Before you begin, here's a quick run down on all the major terms used by Zephyr for Jira Cloud. Please read this first, it will make navigating the user interface and using the application much easier.
A test case. This is a detailed step-by-step description of what should be done to test something.
This can be as high level or detailed as possible, with links to requirements, lots of properties, execution history etc. In Jira, its a standard issue-type.
High level summary and counts of all the tests that have been created in a particular project, grouped in various ways.
Accessible in a Jira project via the navigation tab on the left.
A grouping of executed or unexecuted tests (e.g. "Functionality", "Regression" etc.)
More than one test cycle can exist for a Version.
|Execution||When a test is run and its result or status is recorded.|
|Ad hoc cycle||If no Test Cycles have been set up for a Version, then any test which gets executed is reported against an "ad hoc" cycle. This is the default cycle.|
|Unscheduled Version||If no Versions have been set up in Jira, then a test will belong to an "Unscheduled" version by default.|
|Execution statuses||Pass, Fail, Blocked, WIP (Work In Progress), Unexecuted are default statuses. Custom statuses can be added.|
|Version||The Version set up in Jira. Tests need to belong to Fix Version/s. The Affects Version/s is not used.|
|Component||The Component/s set up in Jira for that particular project|
|Label||User generated Labels|
|Workflow||The Test issue-type has the default issue workflow|
Your Test Process
There are many ways you could use the testing related functionality in Zephyr for Jira Cloud, be it for project teams that have well established test processes or those just beginning to implement one. Here are some examples of test processes that you could follow while incorporating testing into your project. You can also come up with your own test process based on what suits your project team best.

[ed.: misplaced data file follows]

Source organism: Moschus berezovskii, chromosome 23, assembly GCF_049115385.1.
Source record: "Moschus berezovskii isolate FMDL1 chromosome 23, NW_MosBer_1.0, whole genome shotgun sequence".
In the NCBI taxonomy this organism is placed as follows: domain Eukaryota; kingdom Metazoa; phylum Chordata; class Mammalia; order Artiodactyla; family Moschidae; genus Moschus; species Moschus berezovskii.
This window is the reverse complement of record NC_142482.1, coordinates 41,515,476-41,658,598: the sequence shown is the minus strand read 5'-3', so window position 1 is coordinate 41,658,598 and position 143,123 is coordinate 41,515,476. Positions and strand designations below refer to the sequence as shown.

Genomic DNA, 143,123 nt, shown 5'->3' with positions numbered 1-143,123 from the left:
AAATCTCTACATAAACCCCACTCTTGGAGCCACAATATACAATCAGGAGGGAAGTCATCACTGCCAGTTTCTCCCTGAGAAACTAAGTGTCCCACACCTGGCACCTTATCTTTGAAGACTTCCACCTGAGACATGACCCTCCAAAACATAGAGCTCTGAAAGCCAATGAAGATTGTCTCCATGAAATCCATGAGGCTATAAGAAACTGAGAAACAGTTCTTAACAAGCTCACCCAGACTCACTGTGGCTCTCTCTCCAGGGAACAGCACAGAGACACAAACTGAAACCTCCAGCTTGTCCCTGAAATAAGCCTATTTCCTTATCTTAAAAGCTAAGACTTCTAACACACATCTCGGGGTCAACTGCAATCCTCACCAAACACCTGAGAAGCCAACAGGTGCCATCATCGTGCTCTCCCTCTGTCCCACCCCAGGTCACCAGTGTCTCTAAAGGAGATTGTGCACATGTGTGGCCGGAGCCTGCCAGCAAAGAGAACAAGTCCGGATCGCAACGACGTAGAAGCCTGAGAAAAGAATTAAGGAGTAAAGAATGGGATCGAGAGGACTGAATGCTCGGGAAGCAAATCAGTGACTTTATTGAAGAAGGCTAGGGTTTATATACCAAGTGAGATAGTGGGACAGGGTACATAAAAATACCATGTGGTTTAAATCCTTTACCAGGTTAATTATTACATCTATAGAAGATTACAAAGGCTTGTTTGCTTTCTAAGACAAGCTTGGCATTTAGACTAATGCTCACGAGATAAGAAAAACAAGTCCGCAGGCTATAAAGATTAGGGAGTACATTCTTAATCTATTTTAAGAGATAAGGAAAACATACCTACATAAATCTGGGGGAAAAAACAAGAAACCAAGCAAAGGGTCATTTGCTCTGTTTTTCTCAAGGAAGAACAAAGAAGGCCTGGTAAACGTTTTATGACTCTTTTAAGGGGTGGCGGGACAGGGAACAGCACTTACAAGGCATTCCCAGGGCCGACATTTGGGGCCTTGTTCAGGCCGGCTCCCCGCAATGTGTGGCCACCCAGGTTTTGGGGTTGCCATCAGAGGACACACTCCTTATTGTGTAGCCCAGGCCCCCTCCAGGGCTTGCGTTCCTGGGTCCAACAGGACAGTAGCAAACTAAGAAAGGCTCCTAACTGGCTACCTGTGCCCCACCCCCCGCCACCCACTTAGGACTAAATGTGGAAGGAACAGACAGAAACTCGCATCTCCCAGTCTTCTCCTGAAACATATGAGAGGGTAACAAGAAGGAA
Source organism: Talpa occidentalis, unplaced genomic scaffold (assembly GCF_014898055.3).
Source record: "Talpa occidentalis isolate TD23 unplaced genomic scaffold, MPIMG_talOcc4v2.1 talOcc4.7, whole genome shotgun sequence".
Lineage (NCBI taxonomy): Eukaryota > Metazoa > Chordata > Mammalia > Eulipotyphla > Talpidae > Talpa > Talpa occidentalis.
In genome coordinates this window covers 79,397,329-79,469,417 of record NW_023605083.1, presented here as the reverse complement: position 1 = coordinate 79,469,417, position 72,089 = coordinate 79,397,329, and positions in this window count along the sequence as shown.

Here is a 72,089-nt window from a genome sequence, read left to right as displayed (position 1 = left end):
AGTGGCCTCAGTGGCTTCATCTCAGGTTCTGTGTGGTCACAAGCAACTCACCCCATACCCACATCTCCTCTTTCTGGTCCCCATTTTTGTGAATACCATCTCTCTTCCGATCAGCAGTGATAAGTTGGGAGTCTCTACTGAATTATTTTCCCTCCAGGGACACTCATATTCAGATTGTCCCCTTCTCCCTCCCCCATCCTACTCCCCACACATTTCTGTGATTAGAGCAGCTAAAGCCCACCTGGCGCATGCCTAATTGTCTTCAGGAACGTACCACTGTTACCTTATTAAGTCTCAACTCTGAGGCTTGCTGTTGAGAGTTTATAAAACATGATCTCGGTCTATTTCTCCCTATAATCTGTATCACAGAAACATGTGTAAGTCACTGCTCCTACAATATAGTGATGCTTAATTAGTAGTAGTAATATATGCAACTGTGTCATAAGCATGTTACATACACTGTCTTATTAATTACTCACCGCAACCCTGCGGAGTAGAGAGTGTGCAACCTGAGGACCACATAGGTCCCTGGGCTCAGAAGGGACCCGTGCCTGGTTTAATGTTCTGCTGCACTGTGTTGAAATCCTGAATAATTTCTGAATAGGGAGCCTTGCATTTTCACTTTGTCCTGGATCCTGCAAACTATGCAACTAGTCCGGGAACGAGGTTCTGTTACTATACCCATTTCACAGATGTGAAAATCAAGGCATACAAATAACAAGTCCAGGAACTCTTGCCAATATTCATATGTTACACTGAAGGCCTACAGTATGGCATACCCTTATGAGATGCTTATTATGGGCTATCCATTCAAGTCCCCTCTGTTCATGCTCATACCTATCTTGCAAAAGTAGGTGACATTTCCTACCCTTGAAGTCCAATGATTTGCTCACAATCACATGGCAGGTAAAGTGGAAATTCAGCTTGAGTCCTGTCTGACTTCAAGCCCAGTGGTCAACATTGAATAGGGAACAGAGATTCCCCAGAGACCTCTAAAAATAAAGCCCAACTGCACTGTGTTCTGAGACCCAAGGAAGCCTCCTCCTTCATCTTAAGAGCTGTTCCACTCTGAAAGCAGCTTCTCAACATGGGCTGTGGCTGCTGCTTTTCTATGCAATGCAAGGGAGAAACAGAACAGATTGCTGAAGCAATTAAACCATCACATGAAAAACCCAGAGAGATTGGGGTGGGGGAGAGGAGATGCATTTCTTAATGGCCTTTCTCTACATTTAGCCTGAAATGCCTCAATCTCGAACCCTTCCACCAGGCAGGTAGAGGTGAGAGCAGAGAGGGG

- Starting with a Simple Test Process allows you to create or clone an existing test, immediately execute it, file a bug and check out the metrics gadget to keep track of your testing. This is the simplest way of using this application and no prior planning is needed.
- A Test Process with Basic Execution Planning essentially lets you group your test executions into Test Cycles so that you can keep track of what has been tested, what is passing/failing, how much is left etc. It involves very basic planning in setting up Test Cycle(s) in a Version and then making sure that every test execution is recorded against those Test Cycle(s).
- The next level is a Test Process with Structured Execution Planning. This involves setting up Test Cycle(s) and also getting into a process of creating/modifying a large number of tests, adding them to the appropriate Test Cycle(s) for future execution and then executing them during the dedicated execution stages of your project.
- A Structured Test Process, as the name implies, allows for distinct phases of organization, planning, execution and tracking of all your testing efforts.
- During the organization phase, tests are imported, reused, modified, cloned or created. They are linked to requirements, stories, epics or other issue-types. They are organized by Versions, Components and Labels. During the planning phase, various Test Cycles are set up and tests that need to be executed are added to these cycles. This kind of grouping allows for easy progress tracking.
- The execution phase is all business, with users methodically executing tests within the various Test Cycles, linking to existing bugs or filing new ones, tracking progress etc.
- Tracking happens continually with metrics showing in the Test Metrics keeping track of the organized tests, Test Cycle summaries showing progress of the execution, execution metrics keeping track of the quality of the software and detailed reports in various formats available for consumption by a varied audience.